Esmo 2021 – the jury remains out on CDK7 inhibition

Clinical data on Carrick’s samuraciclib and Syros’s SY-5609 show that this mechanism remains a work in progress.

Two tiny biotechs, Syros Pharmaceuticals and Carrick Therapeutics, are hoping that a twist on cyclin-dependent kinase inhibition can help them overcome resistance to front-line breast cancer therapy. However, just unveiled abstracts covering upcoming Esmo presentations on their first clinical studies show glimmers of efficacy at best.

The mechanism Syros and Carrick are championing, CDK7 inhibition, has little competition, with Exelixis apparently its only other clinical exponent. Since Carrick is private and Syros is worth just $325m, the early data might just about be enough to get some investors excited.

Both studies being presented at Esmo test the respective CDK7 inhibitors, Syros’s SY-5609 and Carrick’s samuraciclib, in ER-positive, Her2-negative breast cancer patients who had failed treatment with a CDK4/6 inhibitor.

CDK4/6 inhibition has revolutionised treatment of ER-positive, Her2-negative breast cancer, with Pfizer’s Ibrance, Novartis’s Kisqali and Lilly’s Verzenio available as part of front-line therapy. On relapse, however, options while the cancer retains this genetic type are limited to experimental therapies, though some patients can get Novartis’s PI3K alpha inhibitor Piqray.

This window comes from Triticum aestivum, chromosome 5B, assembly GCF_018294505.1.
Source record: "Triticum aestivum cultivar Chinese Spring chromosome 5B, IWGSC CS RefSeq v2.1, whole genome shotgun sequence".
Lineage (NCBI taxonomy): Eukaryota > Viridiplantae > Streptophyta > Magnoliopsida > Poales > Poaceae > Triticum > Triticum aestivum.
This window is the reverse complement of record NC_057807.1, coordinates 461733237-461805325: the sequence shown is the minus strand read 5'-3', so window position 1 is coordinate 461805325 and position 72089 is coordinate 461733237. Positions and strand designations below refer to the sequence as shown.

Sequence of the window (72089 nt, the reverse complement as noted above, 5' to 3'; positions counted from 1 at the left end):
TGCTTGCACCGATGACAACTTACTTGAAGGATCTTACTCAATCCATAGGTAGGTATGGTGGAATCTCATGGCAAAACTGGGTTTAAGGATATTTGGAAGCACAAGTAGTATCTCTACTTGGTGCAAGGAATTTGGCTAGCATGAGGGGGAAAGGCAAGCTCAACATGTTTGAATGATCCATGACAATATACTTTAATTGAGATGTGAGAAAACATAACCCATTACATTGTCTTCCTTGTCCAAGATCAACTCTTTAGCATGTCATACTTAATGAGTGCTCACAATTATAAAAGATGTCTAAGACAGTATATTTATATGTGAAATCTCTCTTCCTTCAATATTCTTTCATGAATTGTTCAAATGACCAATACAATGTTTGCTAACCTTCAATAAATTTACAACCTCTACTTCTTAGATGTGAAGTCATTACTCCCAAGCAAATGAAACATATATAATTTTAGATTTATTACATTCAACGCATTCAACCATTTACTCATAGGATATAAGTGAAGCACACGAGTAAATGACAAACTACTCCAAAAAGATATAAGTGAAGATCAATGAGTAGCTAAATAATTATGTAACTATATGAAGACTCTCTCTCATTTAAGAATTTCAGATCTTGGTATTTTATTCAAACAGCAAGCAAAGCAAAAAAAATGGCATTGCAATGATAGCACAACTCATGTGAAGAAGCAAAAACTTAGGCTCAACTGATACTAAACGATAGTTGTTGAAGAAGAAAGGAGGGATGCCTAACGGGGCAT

Not overwhelming

Carrick, an Irish company, has reported two partial responses to samuraciclib, including one confirmed, among 24 evaluable patients. Clearly an 8% remission rate is far from overwhelming, though the group cited tumour shrinkage seen in 71% of patients, and said samuraciclib looked particularly promising in women whose cancers did not carry the TP53 mutation that is one driver of breast cancer.

Next up will be a randomised, controlled trial of the project that will test progression-free survival as primary endpoint. Median PFS after relapse on CDK4/6 inhibition is around eight weeks, the presenting authors stated.

Best Recist responses to Carrick's samuraciclib. Source: Dr Sacha Howell & Esmo.

Meanwhile, Syros investors face a conundrum. The company’s just unveiled Esmo abstract shows zero responses in a study of SY-5609 that now has 37 efficacy-evaluable subjects.

Normally this would be grounds for discontinuing a project, except that the abstract has a relatively early data cut-off of March 26. This strongly suggests that the abstract is a placeholder, and much more mature findings will be revealed at the actual presentation, taking place at Esmo on Monday.

And, since the Monday presentation is at a mini-oral session rather than just in a poster, the bull case is that some positive efficacy signs will be reported. For now all investors have to go on are the 11 stable diseases cited in Syros’s abstract.

According to Evaluate Pharma only one other CDK7 inhibitor, Exelixis’s XL102, is in clinical development. Exelixis last year exercised an option to license this asset out of a collaboration with Dr Reddy's, but it does not feature at Esmo.

Syros has a lot riding on SY-5609, an oral CDK7 inhibitor that was taken forward after an IV incumbent, SY-1365, was discontinued for lack of activity. Initial clinical data with SY-5609 were presented last year, but largely concerned pharmacology, with only one subject, with stable disease, evaluable for efficacy.

Investors now have a nervous wait for Monday’s Esmo presentation.

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